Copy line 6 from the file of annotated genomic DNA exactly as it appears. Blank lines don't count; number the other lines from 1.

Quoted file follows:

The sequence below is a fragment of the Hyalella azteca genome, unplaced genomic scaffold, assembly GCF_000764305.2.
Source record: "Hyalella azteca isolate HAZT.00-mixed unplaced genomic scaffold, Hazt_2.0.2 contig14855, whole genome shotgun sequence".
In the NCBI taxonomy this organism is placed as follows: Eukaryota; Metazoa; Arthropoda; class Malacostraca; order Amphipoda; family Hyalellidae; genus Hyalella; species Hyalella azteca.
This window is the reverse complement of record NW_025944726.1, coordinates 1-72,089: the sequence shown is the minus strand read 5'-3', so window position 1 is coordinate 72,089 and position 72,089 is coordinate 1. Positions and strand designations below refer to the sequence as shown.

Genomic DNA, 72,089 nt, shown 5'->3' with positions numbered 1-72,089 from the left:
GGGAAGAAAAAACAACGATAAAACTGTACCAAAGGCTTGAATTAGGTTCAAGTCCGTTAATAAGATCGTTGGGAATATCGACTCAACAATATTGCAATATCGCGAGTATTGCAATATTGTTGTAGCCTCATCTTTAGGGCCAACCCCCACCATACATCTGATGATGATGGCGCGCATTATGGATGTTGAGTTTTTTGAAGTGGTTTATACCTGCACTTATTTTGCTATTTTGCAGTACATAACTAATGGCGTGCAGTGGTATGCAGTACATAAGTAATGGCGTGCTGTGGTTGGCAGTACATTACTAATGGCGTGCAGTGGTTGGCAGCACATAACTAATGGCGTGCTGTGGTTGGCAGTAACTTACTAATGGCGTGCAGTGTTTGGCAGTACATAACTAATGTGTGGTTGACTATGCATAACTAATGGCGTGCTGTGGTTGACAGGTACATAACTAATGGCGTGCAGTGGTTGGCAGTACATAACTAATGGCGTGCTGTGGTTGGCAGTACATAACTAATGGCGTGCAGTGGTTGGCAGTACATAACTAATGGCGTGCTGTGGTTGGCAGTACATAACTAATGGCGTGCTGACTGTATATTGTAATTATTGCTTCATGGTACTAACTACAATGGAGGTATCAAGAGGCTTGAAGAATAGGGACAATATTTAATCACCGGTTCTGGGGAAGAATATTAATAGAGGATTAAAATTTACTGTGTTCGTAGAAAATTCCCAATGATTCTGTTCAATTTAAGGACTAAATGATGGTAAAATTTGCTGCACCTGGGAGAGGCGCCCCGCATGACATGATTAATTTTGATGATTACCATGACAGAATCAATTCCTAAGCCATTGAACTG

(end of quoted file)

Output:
GGGAAGAAAAAACAACGATAAAACTGTACCAAAGGCTTGAATTAGGTTCAAGTCCGTTAATAAGATCGTTGGGAATATCGACTCAACAATATTGCAATATCGCGAGTATTGCAATATTGTTGTAGCCTCATCTTTAGGGCCAACCCCCACCATACATCTGATGATGATGGCGCGCATTATGGATGTTGAGTTTTTTGAAGTGGTTTATACCTGCACTTATTTTGCTATTTTGCAGTACATAACTAATGGCGTGCAGTGGTATGCAGTACATAAGTAATGGCGTGCTGTGGTTGGCAGTACATTACTAATGGCGTGCAGTGGTTGGCAGCACATAACTAATGGCGTGCTGTGGTTGGCAGTAACTTACTAATGGCGTGCAGTGTTTGGCAGTACATAACTAATGTGTGGTTGACTATGCATAACTAATGGCGTGCTGTGGTTGACAGGTACATAACTAATGGCGTGCAGTGGTTGGCAGTACATAACTAATGGCGTGCTGTGGTTGGCAGTACATAACTAATGGCGTGCAGTGGTTGGCAGTACATAACTAATGGCGTGCTGTGGTTGGCAGTACATAACTAATGGCGTGCTGACTGTATATTGTAATTATTGCTTCATGGTACTAACTACAATGGAGGTATCAAGAGGCTTGAAGAATAGGGACAATATTTAATCACCGGTTCTGGGGAAGAATATTAATAGAGGATTAAAATTTACTGTGTTCGTAGAAAATTCCCAATGATTCTGTTCAATTTAAGGACTAAATGATGGTAAAATTTGCTGCACCTGGGAGAGGCGCCCCGCATGACATGATTAATTTTGATGATTACCATGACAGAATCAATTCCTAAGCCATTGAACTG